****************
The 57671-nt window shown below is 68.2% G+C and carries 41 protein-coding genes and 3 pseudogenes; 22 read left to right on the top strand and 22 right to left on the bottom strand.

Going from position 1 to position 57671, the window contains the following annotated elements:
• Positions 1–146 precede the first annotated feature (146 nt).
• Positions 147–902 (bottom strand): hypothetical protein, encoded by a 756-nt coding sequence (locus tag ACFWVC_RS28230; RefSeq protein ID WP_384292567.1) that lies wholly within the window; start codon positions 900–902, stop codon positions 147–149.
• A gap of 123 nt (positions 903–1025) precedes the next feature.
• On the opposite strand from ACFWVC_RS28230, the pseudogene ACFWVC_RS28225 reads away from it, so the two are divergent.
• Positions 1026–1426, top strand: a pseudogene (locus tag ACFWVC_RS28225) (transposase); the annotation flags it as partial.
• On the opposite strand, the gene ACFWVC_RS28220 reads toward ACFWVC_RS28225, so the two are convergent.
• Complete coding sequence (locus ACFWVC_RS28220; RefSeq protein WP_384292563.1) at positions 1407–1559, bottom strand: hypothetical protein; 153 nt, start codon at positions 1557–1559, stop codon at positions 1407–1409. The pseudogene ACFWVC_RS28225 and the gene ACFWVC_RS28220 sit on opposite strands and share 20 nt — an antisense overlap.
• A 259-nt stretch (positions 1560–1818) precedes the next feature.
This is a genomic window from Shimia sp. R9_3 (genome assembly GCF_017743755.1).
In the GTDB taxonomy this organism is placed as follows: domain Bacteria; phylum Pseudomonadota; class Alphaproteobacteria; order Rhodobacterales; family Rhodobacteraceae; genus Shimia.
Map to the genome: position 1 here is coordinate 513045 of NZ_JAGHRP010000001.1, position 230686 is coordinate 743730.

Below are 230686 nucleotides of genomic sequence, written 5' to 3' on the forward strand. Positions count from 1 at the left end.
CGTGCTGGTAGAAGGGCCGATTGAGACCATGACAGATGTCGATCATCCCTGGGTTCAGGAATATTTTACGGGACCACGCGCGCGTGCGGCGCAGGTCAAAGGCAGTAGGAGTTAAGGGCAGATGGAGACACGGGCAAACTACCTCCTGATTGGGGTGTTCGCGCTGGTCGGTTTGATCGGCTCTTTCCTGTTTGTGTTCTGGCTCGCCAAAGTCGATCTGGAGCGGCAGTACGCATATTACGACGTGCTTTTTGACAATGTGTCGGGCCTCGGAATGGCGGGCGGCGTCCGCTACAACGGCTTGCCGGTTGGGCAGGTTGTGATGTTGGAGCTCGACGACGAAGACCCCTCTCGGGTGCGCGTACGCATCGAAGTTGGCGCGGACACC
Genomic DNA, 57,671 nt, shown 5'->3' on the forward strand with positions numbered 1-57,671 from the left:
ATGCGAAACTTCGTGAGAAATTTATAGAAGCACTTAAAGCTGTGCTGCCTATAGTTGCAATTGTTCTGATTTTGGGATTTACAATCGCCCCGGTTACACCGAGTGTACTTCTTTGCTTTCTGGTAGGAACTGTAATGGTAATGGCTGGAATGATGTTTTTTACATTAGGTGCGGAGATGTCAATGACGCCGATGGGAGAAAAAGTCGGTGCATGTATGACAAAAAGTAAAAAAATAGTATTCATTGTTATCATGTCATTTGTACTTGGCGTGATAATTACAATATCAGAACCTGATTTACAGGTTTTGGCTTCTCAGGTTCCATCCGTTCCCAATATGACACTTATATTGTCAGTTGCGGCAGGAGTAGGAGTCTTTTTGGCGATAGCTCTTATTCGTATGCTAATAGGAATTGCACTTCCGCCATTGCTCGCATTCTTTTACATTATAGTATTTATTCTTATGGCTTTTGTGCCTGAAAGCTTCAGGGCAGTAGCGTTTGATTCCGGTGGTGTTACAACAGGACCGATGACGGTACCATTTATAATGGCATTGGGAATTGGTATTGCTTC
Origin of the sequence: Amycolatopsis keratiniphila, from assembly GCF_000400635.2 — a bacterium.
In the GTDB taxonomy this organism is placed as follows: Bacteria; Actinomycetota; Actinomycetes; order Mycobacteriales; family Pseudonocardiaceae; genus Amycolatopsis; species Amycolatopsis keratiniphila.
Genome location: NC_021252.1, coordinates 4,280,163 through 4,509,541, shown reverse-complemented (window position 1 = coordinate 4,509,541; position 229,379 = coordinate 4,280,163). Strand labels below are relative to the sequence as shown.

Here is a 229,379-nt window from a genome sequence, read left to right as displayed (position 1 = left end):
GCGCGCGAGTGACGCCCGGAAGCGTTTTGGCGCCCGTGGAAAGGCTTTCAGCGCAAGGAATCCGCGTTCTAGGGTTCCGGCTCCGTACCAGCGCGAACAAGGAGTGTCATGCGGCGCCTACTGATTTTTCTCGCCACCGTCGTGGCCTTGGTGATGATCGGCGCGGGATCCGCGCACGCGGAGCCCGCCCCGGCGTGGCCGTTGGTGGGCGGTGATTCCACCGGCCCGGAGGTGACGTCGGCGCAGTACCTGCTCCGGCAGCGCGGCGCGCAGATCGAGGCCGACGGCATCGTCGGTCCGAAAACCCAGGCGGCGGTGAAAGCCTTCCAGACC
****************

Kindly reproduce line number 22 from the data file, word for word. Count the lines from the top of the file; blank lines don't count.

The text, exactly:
GCGCGCGAGTGACGCCCGGAAGCGTTTTGGCGCCCGTGGAAAGGCTTTCAGCGCAAGGAATCCGCGTTCTAGGGTTCCGGCTCCGTACCAGCGCGAACAAGGAGTGTCATGCGGCGCCTACTGATTTTTCTCGCCACCGTCGTGGCCTTGGTGATGATCGGCGCGGGATCCGCGCACGCGGAGCCCGCCCCGGCGTGGCCGTTGGTGGGCGGTGATTCCACCGGCCCGGAGGTGACGTCGGCGCAGTACCTGCTCCGGCAGCGCGGCGCGCAGATCGAGGCCGACGGCATCGTCGGTCCGAAAACCCAGGCGGCGGTGAAAGCCTTCCAGACC